About a month ago, I was in Taipei for the annual Fulbright Research Workshop. This conference is hosted each year by Fulbright Taiwan to bring together scholars and researchers working in mainland China, Taiwan, Hong Kong, and Macau.
It was a really great experience, and also very strange. Why was it great? I learned so much about Taiwan’s history, its politics, and its culture, and how these all fit into the larger picture of East Asian 20th century history in relation to the world (and by world, I mean predominantly the U.S., but with imperial echoes). Having known very staunchly Taiwanese American individuals in California, I had always thought of Taiwan as defined by its relationship to mainland China – and so to me, Taiwanese history and identity began with 1949.
I had no idea that parts of Taiwan had once been controlled by – get ready – the Dutch (1624–1662), by the Spanish (1626–1642; considering Taiwan’s proximity to the Philippines, this makes sense), by Chinese Ming dynasty supporters (1662–1683), by the Qing government/empire (1683–1895) – then a short period of independence as Formosa, which lasted less than a year (1895) – followed by the Japanese empire (1895–1945), and lastly by the Nationalists (國民黨), which kept Taiwan under the longest period of martial law for any country in the world from 1949-1987 (except that in 2011, Syria won that title).
During this period of martial law, known as the White Terror (白色恐怖), some 140,000 Taiwanese were imprisoned, and between 3,000-4,000 were executed. Keep in mind that throughout most of this time, the United States backed Taiwan with financial and military support, in order to protect it from mainland China and the global bad guys of the Cold War, the Communists. Taiwan became America’s “cornerstone in the Pacific Rim,” and thus, despite American rhetoric of freedom and liberty, etc, the U.S. supported an authoritarian regime.¹ This is a politically explosive claim, but in comparing the U.S.’s historical role in both, I like to think of this as the period when Taiwan was something like the Israel of the Pacific.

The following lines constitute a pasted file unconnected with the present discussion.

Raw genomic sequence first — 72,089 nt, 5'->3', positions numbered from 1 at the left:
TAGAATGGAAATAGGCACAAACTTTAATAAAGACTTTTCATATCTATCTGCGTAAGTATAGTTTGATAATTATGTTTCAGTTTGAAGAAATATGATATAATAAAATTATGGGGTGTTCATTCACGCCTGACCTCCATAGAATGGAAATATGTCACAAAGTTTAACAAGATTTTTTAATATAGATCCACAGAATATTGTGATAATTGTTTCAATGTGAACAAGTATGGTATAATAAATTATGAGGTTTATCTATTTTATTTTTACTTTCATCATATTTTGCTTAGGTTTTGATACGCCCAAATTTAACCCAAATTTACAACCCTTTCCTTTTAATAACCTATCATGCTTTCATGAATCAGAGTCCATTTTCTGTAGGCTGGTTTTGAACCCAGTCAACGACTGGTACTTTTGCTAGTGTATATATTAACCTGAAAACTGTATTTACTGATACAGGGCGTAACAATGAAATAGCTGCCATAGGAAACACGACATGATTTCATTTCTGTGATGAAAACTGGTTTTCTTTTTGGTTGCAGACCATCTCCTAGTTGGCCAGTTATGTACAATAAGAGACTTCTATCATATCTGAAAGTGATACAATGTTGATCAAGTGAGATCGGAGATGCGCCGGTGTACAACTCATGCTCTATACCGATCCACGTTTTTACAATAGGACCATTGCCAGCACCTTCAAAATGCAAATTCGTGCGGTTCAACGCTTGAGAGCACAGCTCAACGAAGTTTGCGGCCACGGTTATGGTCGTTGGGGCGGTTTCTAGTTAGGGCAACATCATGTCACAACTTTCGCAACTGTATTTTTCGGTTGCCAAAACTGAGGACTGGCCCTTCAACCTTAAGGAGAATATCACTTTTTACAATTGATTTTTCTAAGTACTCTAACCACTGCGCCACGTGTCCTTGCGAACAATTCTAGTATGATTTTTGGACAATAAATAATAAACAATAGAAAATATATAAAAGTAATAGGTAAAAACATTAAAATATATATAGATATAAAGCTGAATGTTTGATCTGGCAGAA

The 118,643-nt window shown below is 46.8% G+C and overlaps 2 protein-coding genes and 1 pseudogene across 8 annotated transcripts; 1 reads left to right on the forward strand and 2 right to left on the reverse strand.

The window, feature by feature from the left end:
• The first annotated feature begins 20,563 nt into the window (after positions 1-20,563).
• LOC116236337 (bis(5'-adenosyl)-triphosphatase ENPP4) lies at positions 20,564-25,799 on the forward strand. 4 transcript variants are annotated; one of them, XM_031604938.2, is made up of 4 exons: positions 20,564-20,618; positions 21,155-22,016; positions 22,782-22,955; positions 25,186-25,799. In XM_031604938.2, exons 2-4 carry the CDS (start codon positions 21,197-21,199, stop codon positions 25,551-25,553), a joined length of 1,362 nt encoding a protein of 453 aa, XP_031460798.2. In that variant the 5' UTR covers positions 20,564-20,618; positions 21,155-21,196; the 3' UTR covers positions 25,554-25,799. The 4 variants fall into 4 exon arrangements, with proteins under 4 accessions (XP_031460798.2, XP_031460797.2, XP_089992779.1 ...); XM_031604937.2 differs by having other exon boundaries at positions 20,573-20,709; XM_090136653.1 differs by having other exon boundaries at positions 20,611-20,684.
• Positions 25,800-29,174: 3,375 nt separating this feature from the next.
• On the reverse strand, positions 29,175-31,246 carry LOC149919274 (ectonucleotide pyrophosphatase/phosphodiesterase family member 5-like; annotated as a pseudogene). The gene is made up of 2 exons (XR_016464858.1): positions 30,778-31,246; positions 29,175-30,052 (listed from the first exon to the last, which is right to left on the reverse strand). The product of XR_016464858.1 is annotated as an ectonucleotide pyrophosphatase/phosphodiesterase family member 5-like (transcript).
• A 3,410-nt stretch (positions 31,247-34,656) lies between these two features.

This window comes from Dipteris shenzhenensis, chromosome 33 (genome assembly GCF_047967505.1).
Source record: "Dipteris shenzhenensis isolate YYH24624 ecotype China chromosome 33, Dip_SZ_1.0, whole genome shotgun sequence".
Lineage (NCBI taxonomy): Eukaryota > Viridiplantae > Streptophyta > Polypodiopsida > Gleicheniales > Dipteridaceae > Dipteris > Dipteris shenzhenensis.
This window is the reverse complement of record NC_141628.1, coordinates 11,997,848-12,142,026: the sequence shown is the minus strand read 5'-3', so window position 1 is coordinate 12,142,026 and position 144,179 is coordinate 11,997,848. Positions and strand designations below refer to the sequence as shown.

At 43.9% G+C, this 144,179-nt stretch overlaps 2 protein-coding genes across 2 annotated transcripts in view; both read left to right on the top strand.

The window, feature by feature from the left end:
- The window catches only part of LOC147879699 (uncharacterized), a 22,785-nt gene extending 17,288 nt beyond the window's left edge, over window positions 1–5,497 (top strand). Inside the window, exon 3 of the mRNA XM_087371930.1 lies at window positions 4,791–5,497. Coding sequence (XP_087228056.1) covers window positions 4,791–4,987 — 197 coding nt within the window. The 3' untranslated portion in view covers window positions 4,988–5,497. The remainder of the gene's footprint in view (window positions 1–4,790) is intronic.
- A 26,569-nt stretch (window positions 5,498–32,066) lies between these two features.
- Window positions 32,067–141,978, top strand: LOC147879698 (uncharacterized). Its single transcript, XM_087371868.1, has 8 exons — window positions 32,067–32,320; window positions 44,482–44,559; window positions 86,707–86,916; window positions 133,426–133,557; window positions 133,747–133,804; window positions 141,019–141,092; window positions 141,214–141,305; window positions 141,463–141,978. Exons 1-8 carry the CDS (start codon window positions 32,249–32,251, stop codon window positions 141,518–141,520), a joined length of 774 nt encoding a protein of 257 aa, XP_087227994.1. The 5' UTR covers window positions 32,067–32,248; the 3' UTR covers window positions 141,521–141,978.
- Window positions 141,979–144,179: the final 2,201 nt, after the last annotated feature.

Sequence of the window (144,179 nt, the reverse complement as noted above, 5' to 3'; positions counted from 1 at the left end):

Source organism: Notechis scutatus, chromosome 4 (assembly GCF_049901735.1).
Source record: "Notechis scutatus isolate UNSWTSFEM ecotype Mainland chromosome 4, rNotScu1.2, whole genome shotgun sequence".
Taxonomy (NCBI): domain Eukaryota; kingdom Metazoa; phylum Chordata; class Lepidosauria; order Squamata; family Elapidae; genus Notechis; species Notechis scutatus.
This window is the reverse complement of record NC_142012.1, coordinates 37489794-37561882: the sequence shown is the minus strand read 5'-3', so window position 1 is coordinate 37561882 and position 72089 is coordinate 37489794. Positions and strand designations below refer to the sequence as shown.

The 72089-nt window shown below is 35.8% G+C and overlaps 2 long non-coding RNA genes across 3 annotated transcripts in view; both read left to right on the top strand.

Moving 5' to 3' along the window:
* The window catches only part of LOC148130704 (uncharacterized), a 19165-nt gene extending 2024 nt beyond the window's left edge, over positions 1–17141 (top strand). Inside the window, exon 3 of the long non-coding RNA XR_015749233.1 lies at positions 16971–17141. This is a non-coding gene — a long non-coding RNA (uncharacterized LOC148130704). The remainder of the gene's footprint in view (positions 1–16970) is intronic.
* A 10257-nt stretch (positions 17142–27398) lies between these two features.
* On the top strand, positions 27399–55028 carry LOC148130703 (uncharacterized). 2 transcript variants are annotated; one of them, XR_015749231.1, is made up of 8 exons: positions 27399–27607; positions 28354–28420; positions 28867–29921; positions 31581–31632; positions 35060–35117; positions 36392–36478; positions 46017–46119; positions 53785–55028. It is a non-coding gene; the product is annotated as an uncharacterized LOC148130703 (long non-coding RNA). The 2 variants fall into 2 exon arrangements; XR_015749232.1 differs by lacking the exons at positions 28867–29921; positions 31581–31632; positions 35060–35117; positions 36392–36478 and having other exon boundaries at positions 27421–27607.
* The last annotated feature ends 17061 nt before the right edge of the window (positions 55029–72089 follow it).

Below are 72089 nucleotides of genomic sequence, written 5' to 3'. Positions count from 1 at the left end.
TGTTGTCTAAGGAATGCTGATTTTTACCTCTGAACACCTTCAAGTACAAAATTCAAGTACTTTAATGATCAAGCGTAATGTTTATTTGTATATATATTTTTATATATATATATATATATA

Since 1987, Taiwan (officially known as the Republic of China (ROC), in contrast with the mainland, which is the People’s Republic of China (PRC)) has increasingly democratized. This was a very rare and wonderful moment in which a dictator decided to step down, and there are now multi-party elections, social movements, NGOs, big protests, and all that. What’s really amazing to me is that Taiwan has also begun public discussions of the White Terror, as my poor-quality photo of the White Terror Memorial above shows. This discussion has gone to the point of recognizing the government’s role in human rights violations at the very highest levels.
As a friend once said, Taiwan is a special place because it’s one of the examples that disproves the stereotype that Asian (more specifically, Chinese) people can’t have democratic states.
So, visiting Taiwan was a great learning experience! To be in a place and to learn its history, and to feel – tangibly – the ways that the history has impacted the place – that’s what I love about traveling. But of course, all of this fascinating history also makes Taiwan a very strange place. It was extra strange to be a Chinese American and a (temporary) Hong Kong resident visiting Taiwan, attending a conference supported by American and Taiwanese government funding, and thinking about these issues of history, memory, identity, culture, nationalism, while keeping in mind the recent Umbrella Movement and its frequent object of comparison, the Taiwanese Sunflower Movement.
And what really struck me, throughout the entire conference, was this notion of “civility” as a Taiwanese trait. This key idea of “civility” has been a constant refrain in Hong Kong as well, especially with the way that foreign media treated the Umbrella Movement as the most polite protest ever (see: the UK Independent, the US-based Quartz, the New York Times…). I commented on it a few times in previous blog posts (see my footnotes here, and notice the use of the word “civilised policing” – directed toward a white officer – in a Tweet here). Hong Kong’s protesters were depicted as so polite, so unusually kind in their persistence, and therefore worthy of global sympathy and support.
That should all be good, positive commentary, right? But it was really uncomfortable to see, as an Asian American. It was too familiar.